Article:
DOYLESTOWN >> A Democratic majority took control of Bucks County government for the first time in more than three decades on Jan. 6 as three county commissioners and four new row officers took their oaths of office.
The only incumbent to be sworn in was Commissioner Diane M. Ellis-Marseglia, a 12-year minority commissioner who now becomes the new chair of the Board of Commissioners. Her Democratic running mate, Commissioner Bob Harvie, a longtime teacher and Falls Township supervisor, will serve as vice chair.
The other new commissioner is Republican Gene DiGirolamo, a veteran state legislator with a quarter-century of experience in the Pennsylvania House of Representatives.
The election of Harvie and DiGirolamo marked the first time since 1980 that multiple new commissioners joined the Board of Commissioners at the same time. It also was the first time since 1984 that a Democratic majority was inaugurated in Bucks County – a reign that lasted only one term before Republicans took over in 1988 for 32 years.
In remarks to a crowd of more than 200 well-wishers in the Commissioners’ Meeting Room in Doylestown, Marseglia, Harvie and DiGirolamo all stressed the need, and their willingness, to work together and transcend the bitter political divisions being displayed on the national stage.
“The partisanship, the deception, the animosity that I see between the parties and the groups and organizations on either side is more than a little troubling to me,” DiGirolamo said. “It’s actually very scary.”
Known as a moderate Republican willing to reach across the aisle for consensus during his years in Harrisburg, DiGirolamo told the other commissioners and row officers that he is “very, very much looking forward to making Bucks County the best place it can be to live and work and raise our families.”
Expressing gratitude to his wife and children, “who make me feel as if I could fly every day,” Harvie said he sees his new political colleagues and county government leaders as a “new family” that must work together despite ongoing national political strife.
“As a history teacher and someone who has studied history and taught it for the past 26 years, I’ve often been asked in the past four years, `Have we ever been in a place like this before, with what’s happening in this country?’” Harvie said.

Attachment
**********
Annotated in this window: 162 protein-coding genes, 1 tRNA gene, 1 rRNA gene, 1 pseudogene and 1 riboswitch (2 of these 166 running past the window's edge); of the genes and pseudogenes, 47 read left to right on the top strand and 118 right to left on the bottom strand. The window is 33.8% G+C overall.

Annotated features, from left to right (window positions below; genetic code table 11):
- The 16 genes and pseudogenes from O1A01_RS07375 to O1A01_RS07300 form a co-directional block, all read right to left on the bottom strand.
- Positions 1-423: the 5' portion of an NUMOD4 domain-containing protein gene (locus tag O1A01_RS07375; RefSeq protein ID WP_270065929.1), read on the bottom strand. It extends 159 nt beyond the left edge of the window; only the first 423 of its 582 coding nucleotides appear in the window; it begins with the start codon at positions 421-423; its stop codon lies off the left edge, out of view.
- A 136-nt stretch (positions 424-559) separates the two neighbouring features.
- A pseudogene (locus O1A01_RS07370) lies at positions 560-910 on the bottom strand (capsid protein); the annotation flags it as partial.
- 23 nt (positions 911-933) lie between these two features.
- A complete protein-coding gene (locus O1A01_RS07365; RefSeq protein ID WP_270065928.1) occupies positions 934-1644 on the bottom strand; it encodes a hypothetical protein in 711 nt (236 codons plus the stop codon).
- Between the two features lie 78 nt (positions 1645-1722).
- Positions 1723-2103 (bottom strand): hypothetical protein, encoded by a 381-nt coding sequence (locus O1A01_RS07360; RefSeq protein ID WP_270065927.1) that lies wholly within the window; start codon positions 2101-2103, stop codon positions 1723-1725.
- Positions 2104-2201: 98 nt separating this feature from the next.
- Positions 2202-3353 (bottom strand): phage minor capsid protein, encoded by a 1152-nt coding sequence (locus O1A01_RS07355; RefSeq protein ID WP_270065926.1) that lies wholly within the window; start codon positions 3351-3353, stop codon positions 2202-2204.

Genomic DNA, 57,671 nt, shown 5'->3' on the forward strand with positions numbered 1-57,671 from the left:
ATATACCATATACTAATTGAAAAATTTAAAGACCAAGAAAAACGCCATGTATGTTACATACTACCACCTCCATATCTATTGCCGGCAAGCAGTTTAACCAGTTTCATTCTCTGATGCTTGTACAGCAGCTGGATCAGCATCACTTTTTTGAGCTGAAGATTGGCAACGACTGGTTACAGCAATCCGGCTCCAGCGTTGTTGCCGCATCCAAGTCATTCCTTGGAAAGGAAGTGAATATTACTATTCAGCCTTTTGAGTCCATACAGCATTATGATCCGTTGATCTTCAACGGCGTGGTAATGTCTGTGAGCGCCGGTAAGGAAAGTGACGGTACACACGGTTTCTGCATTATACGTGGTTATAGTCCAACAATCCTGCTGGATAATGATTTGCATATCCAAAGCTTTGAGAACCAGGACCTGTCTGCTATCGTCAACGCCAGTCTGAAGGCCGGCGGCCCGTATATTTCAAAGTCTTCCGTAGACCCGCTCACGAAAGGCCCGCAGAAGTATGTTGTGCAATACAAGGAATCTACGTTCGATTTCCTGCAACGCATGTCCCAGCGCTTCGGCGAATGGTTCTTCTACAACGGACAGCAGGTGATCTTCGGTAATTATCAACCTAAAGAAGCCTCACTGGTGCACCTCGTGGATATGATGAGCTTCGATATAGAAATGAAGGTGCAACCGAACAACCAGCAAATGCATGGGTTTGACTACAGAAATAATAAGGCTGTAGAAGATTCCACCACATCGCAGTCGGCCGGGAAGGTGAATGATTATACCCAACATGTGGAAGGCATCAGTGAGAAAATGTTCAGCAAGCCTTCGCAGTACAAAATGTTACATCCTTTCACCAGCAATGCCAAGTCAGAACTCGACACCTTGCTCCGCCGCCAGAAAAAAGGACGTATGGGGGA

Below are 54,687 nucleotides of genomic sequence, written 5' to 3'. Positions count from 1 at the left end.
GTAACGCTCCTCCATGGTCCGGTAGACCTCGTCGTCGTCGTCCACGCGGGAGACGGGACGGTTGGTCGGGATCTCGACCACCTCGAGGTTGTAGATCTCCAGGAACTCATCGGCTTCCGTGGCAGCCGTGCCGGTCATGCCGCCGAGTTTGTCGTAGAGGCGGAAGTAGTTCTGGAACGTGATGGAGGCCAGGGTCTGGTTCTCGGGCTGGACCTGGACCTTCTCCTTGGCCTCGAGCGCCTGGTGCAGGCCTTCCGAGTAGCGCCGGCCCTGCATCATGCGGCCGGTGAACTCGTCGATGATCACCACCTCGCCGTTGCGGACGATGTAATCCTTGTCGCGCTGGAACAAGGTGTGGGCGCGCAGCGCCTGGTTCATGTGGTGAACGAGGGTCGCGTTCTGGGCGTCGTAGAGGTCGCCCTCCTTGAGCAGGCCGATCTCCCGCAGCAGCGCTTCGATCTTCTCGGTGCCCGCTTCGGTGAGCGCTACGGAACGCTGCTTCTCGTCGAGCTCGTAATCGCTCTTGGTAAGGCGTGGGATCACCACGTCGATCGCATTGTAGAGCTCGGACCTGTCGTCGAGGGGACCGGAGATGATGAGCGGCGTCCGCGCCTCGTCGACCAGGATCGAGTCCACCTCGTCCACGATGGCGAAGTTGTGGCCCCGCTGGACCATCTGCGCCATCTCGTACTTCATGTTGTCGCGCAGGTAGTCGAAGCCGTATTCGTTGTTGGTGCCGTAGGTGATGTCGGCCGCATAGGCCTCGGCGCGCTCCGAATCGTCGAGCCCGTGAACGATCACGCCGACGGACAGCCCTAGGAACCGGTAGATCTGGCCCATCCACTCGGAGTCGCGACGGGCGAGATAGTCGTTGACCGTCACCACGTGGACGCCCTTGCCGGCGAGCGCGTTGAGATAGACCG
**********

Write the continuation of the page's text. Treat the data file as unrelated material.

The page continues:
“The answer is yes. We’ve been in places like this before, and we’ve survived because we worked together as a family. Because we cared for each other more than we cared about outside forces…And we cared about the future. I think we need to refocus on that, and I’m very confident moving forward that we…will not only make Bucks County the best it can be, but will improve our country as well.”
Marseglia, who was sworn in using a large, Ellis family Bible dating to the early 1800s, noted that she is the last of her clan in Bucks County to bear the Ellis name.
“It seems kind of appropriate that I would close out the family name here as a commissioner,” Marseglia said, adding jokingly: “It’s also kind of ironic that all of those relatives were Republicans and now I’m closing it out as a Democrat.”
Marseglia called her 12 years as a minority commissioner a valuable “training ground” in which she learned much about county government, from public works to voting issues to parks and emergency preparedness. IMG_9514 (2)
“But two-thirds of the county’s work is social work, and I’ve been a social worker for 35 years,” she said. “So I know about mental incapacity and addiction and child abuse and trauma and homelessness. So today, I marry my role as a majority commissioner with my identity as a social worker. I know that the problems we have to solve are complex, and they’re complicated.”
She expressed optimism that the shared ideas and efforts of all three commissioners could solve those problems, improving the county’s quality of life while remaining responsible financial stewards for taxpayers.
“Every day I will serve as a legacy,” she pledged, “to all Bucks Countians who care about the land, and the air, and safety, and quality of life, and opportunities, and kindness to your fellow man.”
Four new Democratic row officers also were sworn in at the inauguration.
Kris Ballerini, a former bank manager and Upper Makefield Township supervisor, will serve as treasurer. attorney Linda Bobrin, who served as a Newtown Township supervisor, is the new Register of Wills and Clerk of the Orphans’ Court. Meredith J. Buck, a registered nurse and attorney, will serve as Coroner, and Brian Munroe, a former police officer and Warminster Township Supervisor, is the new Clerk of Courts.
At a reorganizational meeting after the inauguration, during which Marseglia was named the commissioners’ chair and Harvie the vice chair, the new board approved two high-level appointments to their leadership team.
Gail Humphrey, who had served as First Deputy Recorder of Deeds, was named the county’s Chief Clerk. And Joe Khan, a public interest lawyer and former federal prosecutor and assistant district attorney in Philadelphia, was named County Solicitor. Their appointments became effective immediately.